Your eyes are not mistaken - the Audi RS7 pictured here tackling a race circuit does not have a driver.
I could not believe my eyes either when I saw the prototype perform autonomously at Spain's Castelloli Racetrack. A driver drove it to the start grid, exited the vehicle, then remotely activated its run from the outside.
The driverless RS7 took off aggressively, with its turbocharged 560bhp V8 engine and loud exhaust pipes roaring. It braked hard and fast for the first turn about 200m from the start grid and continued with a wide open throttle.
It moved and sounded like a racing car in action, but without a racing driver inside. Spooky, but thought-provoking.
After getting over my fear of Pixar movie Cars (2006) becoming an eerie reality in my lifetime, my first thought was: Is Audi's "autopilot" prototype faster than one helmed by a driver on this track?
I was going to drive a standard RS7 on the same track to compare my lap time with that of the special RS7 that handled the track with nobody onboard. Before that, I would take a ride in its similarly capable sister vehicle.
I was not alone, though. And I'm not referring to the "robot" somewhere inside Robby (the name of the autonomous RS7 I would be riding in).
For safety reasons, there was a test driver behind the wheel. After he drove Robby to the start grid, he took both hands off the steering wheel, flipped a switch on the centre console and held a trigger device in his right hand, thumb hovering above the top button.
"Ready?" he asked.
The driver depressed the button and held it there (the system would stop its automated driving mode if the button was released).
Robby did not dilly-dally. It went racing right away - working the V8 engine and gearbox hard, hammering the carbon-ceramic brakes before each turn and taxing the high-performance tyres throughout.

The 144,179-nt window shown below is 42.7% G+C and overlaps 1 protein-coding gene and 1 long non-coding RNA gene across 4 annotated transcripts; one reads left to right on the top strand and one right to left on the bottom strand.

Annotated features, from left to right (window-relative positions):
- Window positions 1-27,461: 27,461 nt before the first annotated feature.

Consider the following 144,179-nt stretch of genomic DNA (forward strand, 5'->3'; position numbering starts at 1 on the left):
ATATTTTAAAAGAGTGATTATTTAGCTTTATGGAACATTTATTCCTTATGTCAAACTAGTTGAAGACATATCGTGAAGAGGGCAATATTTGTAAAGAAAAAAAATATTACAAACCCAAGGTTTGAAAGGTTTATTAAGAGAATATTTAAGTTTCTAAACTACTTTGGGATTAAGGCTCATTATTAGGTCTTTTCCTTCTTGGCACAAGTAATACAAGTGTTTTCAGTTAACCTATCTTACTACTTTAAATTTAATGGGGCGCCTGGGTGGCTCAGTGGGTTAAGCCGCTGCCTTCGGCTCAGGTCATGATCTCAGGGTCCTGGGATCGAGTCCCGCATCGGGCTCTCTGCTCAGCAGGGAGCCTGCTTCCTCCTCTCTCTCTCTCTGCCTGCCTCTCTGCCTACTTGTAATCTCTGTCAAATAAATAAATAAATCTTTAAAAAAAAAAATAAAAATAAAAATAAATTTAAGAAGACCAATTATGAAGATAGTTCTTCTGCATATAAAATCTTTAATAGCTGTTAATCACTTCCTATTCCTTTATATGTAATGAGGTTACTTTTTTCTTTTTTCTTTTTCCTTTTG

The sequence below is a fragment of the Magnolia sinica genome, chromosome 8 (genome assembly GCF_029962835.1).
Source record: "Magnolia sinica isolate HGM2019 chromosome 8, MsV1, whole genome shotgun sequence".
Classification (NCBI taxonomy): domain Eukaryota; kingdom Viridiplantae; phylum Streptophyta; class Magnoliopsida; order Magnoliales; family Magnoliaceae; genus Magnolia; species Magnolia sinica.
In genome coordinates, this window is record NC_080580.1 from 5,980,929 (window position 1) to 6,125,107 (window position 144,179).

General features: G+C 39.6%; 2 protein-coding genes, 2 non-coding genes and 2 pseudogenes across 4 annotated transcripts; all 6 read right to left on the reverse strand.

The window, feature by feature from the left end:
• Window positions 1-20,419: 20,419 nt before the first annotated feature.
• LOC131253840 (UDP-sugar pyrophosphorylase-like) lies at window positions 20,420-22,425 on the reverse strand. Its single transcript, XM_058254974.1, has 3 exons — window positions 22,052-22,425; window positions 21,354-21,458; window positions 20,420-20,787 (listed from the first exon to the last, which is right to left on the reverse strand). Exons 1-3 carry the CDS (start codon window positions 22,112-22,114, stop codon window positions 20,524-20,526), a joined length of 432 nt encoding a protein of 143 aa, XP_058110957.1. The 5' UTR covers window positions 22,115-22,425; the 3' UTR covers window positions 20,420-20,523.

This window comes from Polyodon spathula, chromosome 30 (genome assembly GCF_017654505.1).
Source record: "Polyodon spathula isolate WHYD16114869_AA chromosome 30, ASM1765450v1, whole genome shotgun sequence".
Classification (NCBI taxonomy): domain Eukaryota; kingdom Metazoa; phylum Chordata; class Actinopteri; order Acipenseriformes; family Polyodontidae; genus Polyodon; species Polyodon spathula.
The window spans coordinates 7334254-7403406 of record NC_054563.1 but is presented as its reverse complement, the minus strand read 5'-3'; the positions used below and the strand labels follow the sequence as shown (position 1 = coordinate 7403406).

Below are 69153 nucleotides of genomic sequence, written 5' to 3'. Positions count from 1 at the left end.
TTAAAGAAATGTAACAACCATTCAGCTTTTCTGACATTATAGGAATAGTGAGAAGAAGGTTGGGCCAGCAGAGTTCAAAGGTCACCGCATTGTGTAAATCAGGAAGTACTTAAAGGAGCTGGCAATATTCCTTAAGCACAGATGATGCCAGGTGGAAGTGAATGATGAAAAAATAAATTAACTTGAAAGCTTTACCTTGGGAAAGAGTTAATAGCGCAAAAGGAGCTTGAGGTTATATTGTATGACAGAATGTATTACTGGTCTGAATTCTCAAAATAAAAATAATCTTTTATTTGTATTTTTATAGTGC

It aimed at and clipped every apex on the 12-turn track. It steered, accelerated and "jambraked" like it was trying to set a good lap time.
Robby was one of the most determined "drivers" I've sat with on a circuit.
According to Mr Klaus Verweyen, head of pre-development of automated driving functions in Audi, Robby operates at the limit of its (ample) grip and (all-wheel-drive) stability on the track.
He said: "A fast race lap is not our main focus of development, so we didn't overdo it. We're calculating new functionalities for our customers. If a professional racing driver drives a lap on the same track with a standard RS7, we think he can be a little faster.
"If you're an experienced driver, you can drive faster than Robby, don't be afraid."
But I was afraid. Because I wasn't aided by any of the high-tech equipment that made Robby so good on a racetrack.
I could rely only on common sense instead of sensors, my bespectacled eyes instead of allseeing cameras, and a rough idea of the circuit's layout instead of accurate GPS data.
Robby's lap time was just under 2 minutes and 9 seconds. I was about half a second quicker in a regular RS7. This average man was a little faster than the above-average machine.
More importantly, Audi's state-ofthe-art "autopilot" technology is faster and further ahead than transport legislation and traffic infrastructure on the long road to autonomous motoring.
•The writer is the editor of Torque, a motoring monthly published by SPH Magazines.